A current political album
In their latest album Closer Than Together, the Avett Brothers don’t try to conceal the message they are trying to convey. It is an explicitly contemporary political album that at times seems more a way for vocalists, songwriters and brothers Scott and Seth Avett to reckon with their own place and societal climate experience.
“Long Story Short” is a folksy collage of different characters familiar to the American imagination. The story is told from the perspective of a man who has just walked into a diner and surveys the other customers around him. “Here I am standing…beside me the door that I just came through,” he sings. From his omniscient perspective (or maybe he is just imagining these lives) he considers the “overweight cop” who wants to “get back to the man that [he] was.” Our narrator sees “a girl with a love of life bigger than normal” wondering “when her life will begin” and John who “just got the job busing tables to pay for community college.” The characters are all either looking forward to their lives, or they are looking back as is the case of Belle, “a lady who won’t live to see her next birthday.” Though the narrator bemoans the tragedy he sees around him, the song reads more like a tragedy of the narrator’s own doing, who sees pain and loss around him in the diner and who sees failure in “the men passing laws…who mix up truth and reality.” The entire song is performed with little more than an acoustic guitar, tambourine and the enchanting croon of a country singer.
Many of the album’s most enchanting songs rely on such a minimalist sound, utilizing the sentimental and beguiling combination of voice and acoustic guitar. “C Sections and Railway Trestles” is another such song. The song is most delightful to listen to the lilt of the words. Each of the eight lines in every verse rhymes, making it hard to focus on anything other than the rhymes. The chorus goes “bum bum bum badum badum,” which combined with the rhyme scheme make the song feel like a nursery rhyme.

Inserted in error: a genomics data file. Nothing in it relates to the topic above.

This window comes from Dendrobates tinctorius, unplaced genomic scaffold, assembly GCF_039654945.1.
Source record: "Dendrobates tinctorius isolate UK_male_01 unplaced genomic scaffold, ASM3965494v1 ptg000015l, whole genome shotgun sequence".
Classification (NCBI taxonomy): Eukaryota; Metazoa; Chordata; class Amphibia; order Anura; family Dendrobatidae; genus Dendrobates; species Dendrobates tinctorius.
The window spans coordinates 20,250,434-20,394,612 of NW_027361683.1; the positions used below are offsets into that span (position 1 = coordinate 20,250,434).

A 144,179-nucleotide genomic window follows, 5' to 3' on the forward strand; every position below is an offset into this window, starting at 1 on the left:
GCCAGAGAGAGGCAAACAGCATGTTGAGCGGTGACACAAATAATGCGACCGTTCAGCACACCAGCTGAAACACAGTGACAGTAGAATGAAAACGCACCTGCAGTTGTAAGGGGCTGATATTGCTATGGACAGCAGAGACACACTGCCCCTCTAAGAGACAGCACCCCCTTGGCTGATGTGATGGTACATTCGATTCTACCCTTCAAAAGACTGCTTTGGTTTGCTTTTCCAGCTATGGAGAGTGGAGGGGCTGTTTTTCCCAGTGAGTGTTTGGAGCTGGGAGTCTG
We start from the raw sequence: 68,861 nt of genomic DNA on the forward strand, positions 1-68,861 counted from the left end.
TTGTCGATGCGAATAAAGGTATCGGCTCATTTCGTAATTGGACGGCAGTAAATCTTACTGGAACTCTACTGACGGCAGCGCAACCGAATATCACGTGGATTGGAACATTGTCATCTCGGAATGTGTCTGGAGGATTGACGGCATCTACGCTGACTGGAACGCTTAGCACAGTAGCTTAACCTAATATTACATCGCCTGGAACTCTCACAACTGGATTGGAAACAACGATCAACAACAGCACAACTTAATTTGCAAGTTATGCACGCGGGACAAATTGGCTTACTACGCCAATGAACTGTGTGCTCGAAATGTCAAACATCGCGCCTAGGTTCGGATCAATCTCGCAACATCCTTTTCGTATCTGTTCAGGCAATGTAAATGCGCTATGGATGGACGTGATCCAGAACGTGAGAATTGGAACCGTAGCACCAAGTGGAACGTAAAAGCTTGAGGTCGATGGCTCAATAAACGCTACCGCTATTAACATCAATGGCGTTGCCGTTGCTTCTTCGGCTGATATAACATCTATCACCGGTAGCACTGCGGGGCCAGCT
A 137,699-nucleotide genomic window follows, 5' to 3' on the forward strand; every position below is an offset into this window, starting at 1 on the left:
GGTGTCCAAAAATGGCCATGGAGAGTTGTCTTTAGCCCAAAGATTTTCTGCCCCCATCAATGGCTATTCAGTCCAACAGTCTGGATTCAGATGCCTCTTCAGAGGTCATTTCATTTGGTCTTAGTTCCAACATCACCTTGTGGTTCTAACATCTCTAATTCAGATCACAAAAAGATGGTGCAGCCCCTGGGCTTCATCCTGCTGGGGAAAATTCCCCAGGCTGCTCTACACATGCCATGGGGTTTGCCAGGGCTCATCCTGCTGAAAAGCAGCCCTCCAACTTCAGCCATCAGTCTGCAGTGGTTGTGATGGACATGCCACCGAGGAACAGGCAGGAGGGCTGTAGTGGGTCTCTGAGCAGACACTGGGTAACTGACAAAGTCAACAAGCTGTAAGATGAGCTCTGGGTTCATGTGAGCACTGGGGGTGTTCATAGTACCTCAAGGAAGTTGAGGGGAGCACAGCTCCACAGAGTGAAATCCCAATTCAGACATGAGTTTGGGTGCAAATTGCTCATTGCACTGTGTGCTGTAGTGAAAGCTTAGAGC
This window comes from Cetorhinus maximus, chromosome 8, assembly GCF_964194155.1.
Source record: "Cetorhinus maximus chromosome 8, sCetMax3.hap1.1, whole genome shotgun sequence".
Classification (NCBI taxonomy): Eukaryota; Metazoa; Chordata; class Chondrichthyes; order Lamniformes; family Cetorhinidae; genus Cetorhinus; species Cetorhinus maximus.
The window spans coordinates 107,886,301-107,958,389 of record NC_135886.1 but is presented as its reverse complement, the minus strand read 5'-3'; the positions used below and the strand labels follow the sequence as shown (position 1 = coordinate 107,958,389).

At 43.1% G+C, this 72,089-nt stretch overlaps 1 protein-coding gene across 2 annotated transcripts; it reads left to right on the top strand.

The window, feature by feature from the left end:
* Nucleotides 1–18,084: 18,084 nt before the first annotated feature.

The Avett Brothers have a deft skill for blending genres. “High Steppin’” sounds like the combination of an eighties pop song with contemporary country music. “Bleeding White” starts with a dark and heavy bassline and continues into a rock song. “When You Learn” is a beautiful and contemplative ballad. Brothers Scott and Seth Avett, guide the group, providing lead vocals and playing instruments with intent. They are comfortable singing in all the album’s registers, from the energetic “High Steppin’” to the much softer “Better Here.”
This album is very much a response to what the band sees on the news and in media. Though the lyrics are often a dark and cynical take on current problems (like “Bang Bang”), the Avett Brothers impart a sentimental hopefulness into their stories. The second half of the album is generally slower and more political than the first half, which is to their benefit. The second half is full of more compelling narratives.
The album ends with the song “It’s Raining Today,” which comments on the album preceding it. Accompanied by a soft piano and even softer drums, they conclude on a melancholy note, singing “It’s raining today, let’s stay in our room/ be patient babe, the clouds will break soon.”